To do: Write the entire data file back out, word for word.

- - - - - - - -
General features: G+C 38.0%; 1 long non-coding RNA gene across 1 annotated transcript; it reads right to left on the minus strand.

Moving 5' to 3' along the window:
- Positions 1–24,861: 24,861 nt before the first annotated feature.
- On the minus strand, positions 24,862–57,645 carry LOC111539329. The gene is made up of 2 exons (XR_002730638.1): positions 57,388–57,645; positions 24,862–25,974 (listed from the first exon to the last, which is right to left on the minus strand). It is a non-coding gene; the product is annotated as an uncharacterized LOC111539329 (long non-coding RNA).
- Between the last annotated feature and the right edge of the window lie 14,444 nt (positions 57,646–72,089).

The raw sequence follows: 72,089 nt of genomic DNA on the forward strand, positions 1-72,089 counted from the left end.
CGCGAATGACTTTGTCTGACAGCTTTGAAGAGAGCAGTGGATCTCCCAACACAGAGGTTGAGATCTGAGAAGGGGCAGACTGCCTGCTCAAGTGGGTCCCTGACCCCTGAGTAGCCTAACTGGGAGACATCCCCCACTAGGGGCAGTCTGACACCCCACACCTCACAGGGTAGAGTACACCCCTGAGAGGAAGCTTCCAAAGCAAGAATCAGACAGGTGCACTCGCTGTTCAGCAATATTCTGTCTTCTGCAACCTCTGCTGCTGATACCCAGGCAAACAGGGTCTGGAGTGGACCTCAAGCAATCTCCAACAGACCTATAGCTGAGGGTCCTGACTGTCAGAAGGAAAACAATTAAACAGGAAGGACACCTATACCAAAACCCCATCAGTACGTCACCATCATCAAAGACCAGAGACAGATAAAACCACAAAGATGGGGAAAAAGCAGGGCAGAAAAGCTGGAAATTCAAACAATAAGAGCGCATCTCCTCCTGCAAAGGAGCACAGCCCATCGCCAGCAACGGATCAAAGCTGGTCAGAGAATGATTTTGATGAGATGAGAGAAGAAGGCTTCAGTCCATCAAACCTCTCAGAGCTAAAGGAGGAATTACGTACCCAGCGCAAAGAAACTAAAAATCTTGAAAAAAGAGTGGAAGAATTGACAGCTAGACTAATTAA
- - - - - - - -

General features: G+C 38.0%; 1 long non-coding RNA gene across 1 annotated transcript; it reads right to left on the minus strand.

Moving 5' to 3' along the window:
- Positions 1–24,861: 24,861 nt before the first annotated feature.
- On the minus strand, positions 24,862–57,645 carry LOC111539329. The gene is made up of 2 exons (XR_002730638.1): positions 57,388–57,645; positions 24,862–25,974 (listed from the first exon to the last, which is right to left on the minus strand). It is a non-coding gene; the product is annotated as an uncharacterized LOC111539329 (long non-coding RNA).
- Between the last annotated feature and the right edge of the window lie 14,444 nt (positions 57,646–72,089).

The raw sequence follows: 72,089 nt of genomic DNA on the forward strand, positions 1-72,089 counted from the left end.
CGCGAATGACTTTGTCTGACAGCTTTGAAGAGAGCAGTGGATCTCCCAACACAGAGGTTGAGATCTGAGAAGGGGCAGACTGCCTGCTCAAGTGGGTCCCTGACCCCTGAGTAGCCTAACTGGGAGACATCCCCCACTAGGGGCAGTCTGACACCCCACACCTCACAGGGTAGAGTACACCCCTGAGAGGAAGCTTCCAAAGCAAGAATCAGACAGGTGCACTCGCTGTTCAGCAATATTCTGTCTTCTGCAACCTCTGCTGCTGATACCCAGGCAAACAGGGTCTGGAGTGGACCTCAAGCAATCTCCAACAGACCTATAGCTGAGGGTCCTGACTGTCAGAAGGAAAACAATTAAACAGGAAGGACACCTATACCAAAACCCCATCAGTACGTCACCATCATCAAAGACCAGAGACAGATAAAACCACAAAGATGGGGAAAAAGCAGGGCAGAAAAGCTGGAAATTCAAACAATAAGAGCGCATCTCCTCCTGCAAAGGAGCACAGCCCATCGCCAGCAACGGATCAAAGCTGGTCAGAGAATGATTTTGATGAGATGAGAGAAGAAGGCTTCAGTCCATCAAACCTCTCAGAGCTAAAGGAGGAATTACGTACCCAGCGCAAAGAAACTAAAAATCTTGAAAAAAGAGTGGAAGAATTGACAGCTAGACTAATTAA